9. König, Michael D. & Tessone, Claudio J. & Zenou, Yves, 2014. "Nestedness in networks: A theoretical model and some applications," Theoretical Economics, Econometric Society, vol. 9(3), September.
    10. Margherita Comola & Mariapia Mendola, 2013. "The Formation of Migrant Networks," Development Working Papers 353, Centro Studi Luca d'Agliano, University of Milano.
    11. König, Michael David, 2016. "The formation of networks with local spillovers and limited observability," Theoretical Economics, Econometric Society, vol. 11(3), September.
    12. Hellmann, Tim & Landwehr, Jakob, 2018. "Pairwise stable networks in homogeneous societies," Center for Mathematical Economics Working Papers 517, Center for Mathematical Economics, Bielefeld University.
    13. Mauro Caminati, 2016. "Knowledge specialization and R&D collaboration," Journal of Evolutionary Economics, Springer, vol. 26(2), pages 247-270, May.
    14. M. Koenig & Claudio J. Tessone & Yves Zenou, "undated". "A Dynamic Model of Network Formation with Strategic Interactions," Working Papers CCSS-09-006, ETH Zurich, Chair of Systems Design.
    15. Sergio Currarini & Carmen Marchiori & Alessandro Tavoni, 2016. "Network Economics and the Environment: Insights and Perspectives," Environmental & Resource Economics, Springer;European Association of Environmental and Resource Economists, vol. 65(1), pages 159-189, September.
    16. Lorenzo Ductor & Sanjeev Goyal & Anja Prummer, 2018. "Gender & Collaboration," Working Papers 856, Queen Mary University of London, School of Economics and Finance.
    17. Cilem Selin Hazir & Corinne Autant-Bernard, 2012. "Using Affiliation Networks to Study the Determinants of Multilateral Research Cooperation Some empirical evidence from EU Framework Programs in biotechnology," Working Papers 1212, Groupe d'Analyse et de Théorie Economique Lyon St-Étienne (GATE Lyon St-Étienne), Université de Lyon.
    18. Harmsen - van Hout, Marjolein J.W. & Herings, P. Jean-Jacques & Dellaert, Benedict G.C., 2013. "Communication network formation with link specificity and value transferability," European Journal of Operational Research, Elsevier, vol. 229(1), pages 199-211.
    19. Roland Pongou & Roberto Serrano, 2009. "A dynamic theory of fidelity networks with an application to the spread of HIV/AIDS," Working Papers 2009-03, Instituto Madrileño de Estudios Avanzados (IMDEA) Ciencias Sociales.
    20. De Silva, Dakshina G. & Gertsberg, Marina & Kosmopoulou, Georgia & Pownall, Rachel A.J., 2022. "Evolution of a dealer trading network and its effects on art auction prices," European Economic Review, Elsevier, vol. 144(C).

    More about this item

    Keywords

    network formation game; scientific collaboration; co-authroship networks; inequality;
    All these keywords.

    JEL classification:

    • Z13 - Other Special Topics - - Cultural Economics - - - Economic Sociology; Economic Anthropology; Language; Social and Economic Stratification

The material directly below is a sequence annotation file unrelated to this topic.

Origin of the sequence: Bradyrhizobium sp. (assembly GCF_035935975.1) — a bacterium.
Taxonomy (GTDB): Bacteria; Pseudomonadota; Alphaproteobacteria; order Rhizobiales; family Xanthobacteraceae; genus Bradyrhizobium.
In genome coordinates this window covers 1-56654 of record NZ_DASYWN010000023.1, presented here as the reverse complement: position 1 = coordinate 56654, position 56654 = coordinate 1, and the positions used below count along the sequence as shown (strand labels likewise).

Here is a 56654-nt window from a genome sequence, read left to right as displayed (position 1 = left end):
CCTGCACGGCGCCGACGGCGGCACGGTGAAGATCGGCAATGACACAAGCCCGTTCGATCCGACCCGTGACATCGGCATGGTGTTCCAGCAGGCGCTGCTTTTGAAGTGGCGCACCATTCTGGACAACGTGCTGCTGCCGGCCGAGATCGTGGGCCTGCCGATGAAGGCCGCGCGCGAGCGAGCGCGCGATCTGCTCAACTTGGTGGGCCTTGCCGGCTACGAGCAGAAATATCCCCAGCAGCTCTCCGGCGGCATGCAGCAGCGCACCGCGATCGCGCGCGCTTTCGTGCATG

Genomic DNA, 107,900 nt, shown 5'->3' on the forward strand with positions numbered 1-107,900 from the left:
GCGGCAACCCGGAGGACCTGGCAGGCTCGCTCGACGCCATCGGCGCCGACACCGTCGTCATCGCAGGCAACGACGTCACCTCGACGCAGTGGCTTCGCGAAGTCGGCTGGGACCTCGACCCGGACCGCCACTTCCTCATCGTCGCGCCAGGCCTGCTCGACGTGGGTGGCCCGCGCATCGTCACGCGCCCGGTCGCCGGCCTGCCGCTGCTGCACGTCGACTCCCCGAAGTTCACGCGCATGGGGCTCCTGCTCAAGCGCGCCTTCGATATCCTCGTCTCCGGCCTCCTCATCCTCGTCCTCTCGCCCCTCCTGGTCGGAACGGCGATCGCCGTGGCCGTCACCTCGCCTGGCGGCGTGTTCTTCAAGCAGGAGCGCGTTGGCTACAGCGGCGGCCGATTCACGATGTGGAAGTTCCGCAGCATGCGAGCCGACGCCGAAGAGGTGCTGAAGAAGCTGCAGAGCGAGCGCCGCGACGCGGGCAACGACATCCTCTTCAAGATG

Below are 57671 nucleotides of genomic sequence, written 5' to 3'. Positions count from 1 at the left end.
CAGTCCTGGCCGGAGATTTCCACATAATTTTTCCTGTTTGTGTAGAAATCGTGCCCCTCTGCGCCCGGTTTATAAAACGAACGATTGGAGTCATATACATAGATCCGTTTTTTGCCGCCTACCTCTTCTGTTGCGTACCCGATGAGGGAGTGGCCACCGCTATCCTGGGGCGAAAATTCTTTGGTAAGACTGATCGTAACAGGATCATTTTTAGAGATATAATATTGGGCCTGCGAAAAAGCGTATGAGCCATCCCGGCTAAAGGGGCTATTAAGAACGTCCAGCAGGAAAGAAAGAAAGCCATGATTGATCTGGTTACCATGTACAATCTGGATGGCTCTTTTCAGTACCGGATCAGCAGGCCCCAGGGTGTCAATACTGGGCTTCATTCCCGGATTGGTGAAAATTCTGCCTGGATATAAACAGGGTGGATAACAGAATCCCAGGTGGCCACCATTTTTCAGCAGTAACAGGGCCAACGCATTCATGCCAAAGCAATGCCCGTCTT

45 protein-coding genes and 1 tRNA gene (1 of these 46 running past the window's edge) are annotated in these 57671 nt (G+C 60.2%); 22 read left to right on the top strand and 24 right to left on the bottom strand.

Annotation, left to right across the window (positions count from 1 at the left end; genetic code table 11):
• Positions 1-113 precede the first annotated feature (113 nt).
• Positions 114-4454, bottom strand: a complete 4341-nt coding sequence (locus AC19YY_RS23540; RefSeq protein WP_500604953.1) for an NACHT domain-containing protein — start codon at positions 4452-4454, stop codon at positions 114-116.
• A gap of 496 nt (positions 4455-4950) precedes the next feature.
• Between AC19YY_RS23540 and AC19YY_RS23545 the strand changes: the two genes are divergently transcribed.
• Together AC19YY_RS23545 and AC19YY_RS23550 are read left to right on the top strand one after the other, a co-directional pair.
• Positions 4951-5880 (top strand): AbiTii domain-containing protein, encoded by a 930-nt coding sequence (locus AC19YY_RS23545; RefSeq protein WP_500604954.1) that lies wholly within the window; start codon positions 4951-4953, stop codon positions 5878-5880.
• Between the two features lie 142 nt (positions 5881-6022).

• D85 - Microeconomics - - Information, Knowledge, and Uncertainty - - - Network Formation

    Statistics

    Access and download statistics

    Corrections

    All material on this site has been provided by the respective publishers and authors. You can help correct errors and omissions. When requesting a correction, please mention this item's handle: RePEc:ubi:deawps:30. See general information about how to correct material in RePEc.

    For technical questions regarding this item, or to correct its authors, title, abstract, bibliographic or download information, contact: . General contact details of provider: https://edirc.repec.org/data/dauibes.html .

    If you have authored this item and are not yet registered with RePEc, we encourage you to do it here. This allows to link your profile to this item. It also allows you to accept potential citations to this item that we are uncertain about.

    If CitEc recognized a bibliographic reference but did not link an item in RePEc to it, you can help with this form .

    If you know of missing items citing this one, you can help us creating those links by adding the relevant references in the same way as above, for each refering item. If you are a registered author of this item, you may also want to check the "citations" tab in your RePEc Author Service profile, as there may be some citations waiting for confirmation.

    For technical questions regarding this item, or to correct its authors, title, abstract, bibliographic or download information, contact: Xisco Oliver (email available below). General contact details of provider: https://edirc.repec.org/data/dauibes.html .

    Please note that corrections may take a couple of weeks to filter through the various RePEc services.

    IDEAS is a RePEc service hosted by the Research Division of the Federal Reserve Bank of St. Louis . RePEc uses bibliographic data supplied by the respective publishers.